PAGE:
Following nearly two years of preparations, free trade talks between the European Union and the United States have begun.
The discussions, that aim to eliminate import duties on goods traded between the two economies, have been overshadowed by recent revelations about US surveillance programmes and disagreements over protected industries.
The US and EU are already each other’s top investment partners but the proposed Transatlantic Trade and Investment Partnership pact would make it the world’s biggest free-trade deal, covering nearly 50% of global economic output and 30% of global trade.
The goal is to secure new agreements that will develop economic growth for the world’s largest trade and investment partnership, boosting exports and bringing cheaper goods to consumers. Some experts have predicted that the deal could generate more than $100 billion (78 billion euro) in growth for both the US and EU every year. UK Prime Minister, David Cameron, put this into public perspective by announcing the deal could be worth £380 (440 euros) a year to each household in Britain.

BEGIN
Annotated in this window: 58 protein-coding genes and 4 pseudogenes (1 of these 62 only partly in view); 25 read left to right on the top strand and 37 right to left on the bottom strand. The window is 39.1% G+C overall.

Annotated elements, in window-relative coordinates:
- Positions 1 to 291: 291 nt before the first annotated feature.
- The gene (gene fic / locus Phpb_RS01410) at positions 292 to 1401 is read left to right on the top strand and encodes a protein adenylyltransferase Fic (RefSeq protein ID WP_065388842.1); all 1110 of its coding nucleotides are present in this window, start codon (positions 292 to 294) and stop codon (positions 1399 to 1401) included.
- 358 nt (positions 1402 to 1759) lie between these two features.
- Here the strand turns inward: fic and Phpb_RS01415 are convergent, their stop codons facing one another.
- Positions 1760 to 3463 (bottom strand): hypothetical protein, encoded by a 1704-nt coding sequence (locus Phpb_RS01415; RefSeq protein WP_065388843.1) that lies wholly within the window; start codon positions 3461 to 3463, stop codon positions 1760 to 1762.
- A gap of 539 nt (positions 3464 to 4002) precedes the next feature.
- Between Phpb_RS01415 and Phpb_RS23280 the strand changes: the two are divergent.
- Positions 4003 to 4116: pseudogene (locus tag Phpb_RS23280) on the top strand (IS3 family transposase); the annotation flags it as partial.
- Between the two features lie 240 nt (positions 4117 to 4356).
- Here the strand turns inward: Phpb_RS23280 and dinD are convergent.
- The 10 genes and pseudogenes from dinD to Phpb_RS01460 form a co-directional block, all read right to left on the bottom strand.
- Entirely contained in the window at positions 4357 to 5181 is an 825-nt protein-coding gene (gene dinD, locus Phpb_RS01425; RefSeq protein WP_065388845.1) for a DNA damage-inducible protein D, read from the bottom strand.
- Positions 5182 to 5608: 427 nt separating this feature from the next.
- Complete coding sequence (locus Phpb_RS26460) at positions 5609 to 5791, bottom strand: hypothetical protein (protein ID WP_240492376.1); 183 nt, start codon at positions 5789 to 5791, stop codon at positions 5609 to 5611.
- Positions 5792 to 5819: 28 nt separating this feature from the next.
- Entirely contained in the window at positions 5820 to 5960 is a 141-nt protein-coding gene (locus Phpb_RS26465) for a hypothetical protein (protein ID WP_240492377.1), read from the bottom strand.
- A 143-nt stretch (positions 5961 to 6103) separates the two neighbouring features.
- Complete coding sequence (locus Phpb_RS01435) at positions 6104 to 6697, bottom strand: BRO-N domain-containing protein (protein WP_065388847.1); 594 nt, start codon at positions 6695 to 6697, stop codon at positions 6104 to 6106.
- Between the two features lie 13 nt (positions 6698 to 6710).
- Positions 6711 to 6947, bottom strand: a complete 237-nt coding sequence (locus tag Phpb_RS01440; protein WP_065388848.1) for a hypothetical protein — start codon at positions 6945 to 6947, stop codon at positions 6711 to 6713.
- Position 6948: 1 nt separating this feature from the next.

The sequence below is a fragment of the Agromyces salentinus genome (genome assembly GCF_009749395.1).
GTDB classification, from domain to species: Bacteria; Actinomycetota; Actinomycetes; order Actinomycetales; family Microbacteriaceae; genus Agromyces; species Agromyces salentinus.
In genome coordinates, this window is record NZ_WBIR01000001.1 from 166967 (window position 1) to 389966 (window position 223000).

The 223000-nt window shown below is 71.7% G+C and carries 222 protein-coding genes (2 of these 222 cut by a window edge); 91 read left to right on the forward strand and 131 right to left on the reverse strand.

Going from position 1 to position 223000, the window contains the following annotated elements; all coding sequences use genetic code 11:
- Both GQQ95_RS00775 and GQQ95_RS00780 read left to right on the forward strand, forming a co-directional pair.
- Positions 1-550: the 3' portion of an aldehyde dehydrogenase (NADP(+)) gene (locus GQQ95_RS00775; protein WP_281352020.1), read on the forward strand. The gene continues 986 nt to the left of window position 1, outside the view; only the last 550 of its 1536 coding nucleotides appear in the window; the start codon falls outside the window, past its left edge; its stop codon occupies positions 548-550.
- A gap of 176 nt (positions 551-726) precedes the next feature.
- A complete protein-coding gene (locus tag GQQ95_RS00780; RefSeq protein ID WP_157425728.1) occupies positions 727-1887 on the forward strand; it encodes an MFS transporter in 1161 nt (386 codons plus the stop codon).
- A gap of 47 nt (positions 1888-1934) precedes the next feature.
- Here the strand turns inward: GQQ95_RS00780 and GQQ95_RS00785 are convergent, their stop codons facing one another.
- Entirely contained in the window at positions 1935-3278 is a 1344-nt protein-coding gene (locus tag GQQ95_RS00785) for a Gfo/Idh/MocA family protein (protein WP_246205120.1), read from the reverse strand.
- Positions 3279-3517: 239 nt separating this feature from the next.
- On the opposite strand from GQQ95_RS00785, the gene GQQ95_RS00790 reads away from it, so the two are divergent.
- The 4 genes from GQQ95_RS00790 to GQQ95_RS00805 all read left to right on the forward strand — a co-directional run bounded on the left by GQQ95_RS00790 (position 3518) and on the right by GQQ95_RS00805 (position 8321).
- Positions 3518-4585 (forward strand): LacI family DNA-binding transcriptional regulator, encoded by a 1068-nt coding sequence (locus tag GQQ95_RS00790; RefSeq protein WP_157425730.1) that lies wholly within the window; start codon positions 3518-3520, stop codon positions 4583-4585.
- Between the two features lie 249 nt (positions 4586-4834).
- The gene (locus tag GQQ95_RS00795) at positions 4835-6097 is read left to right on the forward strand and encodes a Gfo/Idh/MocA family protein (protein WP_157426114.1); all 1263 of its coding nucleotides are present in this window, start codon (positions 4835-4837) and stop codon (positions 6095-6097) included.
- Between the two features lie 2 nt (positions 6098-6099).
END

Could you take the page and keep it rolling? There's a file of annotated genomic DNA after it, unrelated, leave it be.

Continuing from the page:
In the months building up to the talks, preparations were disrupted by the allegations that US surveillance programmes had targeted EU member states. France had called for the negotiations to be delayed but later changed its stance, saying talks could begin as long as discussions about US surveillance methods were also started at the same time.
Another issue that has threatened the talks is France’s ‘cultural exception’. It has demanded protection for its film and television industry, which European officials have agreed to for now. The agricultural industry is also likely to cause some problems, with US farmers calling for barriers to genetically modified crops to be removed, leaving many Europeans concerned about the quality of meat and the economic effect on local farmers.
The talks will consider these issues, as well as others ranging from electronic commerce to competition policy.
Head of the European Commission Jose Manuel Barroso said last month, “These negotiations will not always be easy but I am sure they will be worth it.”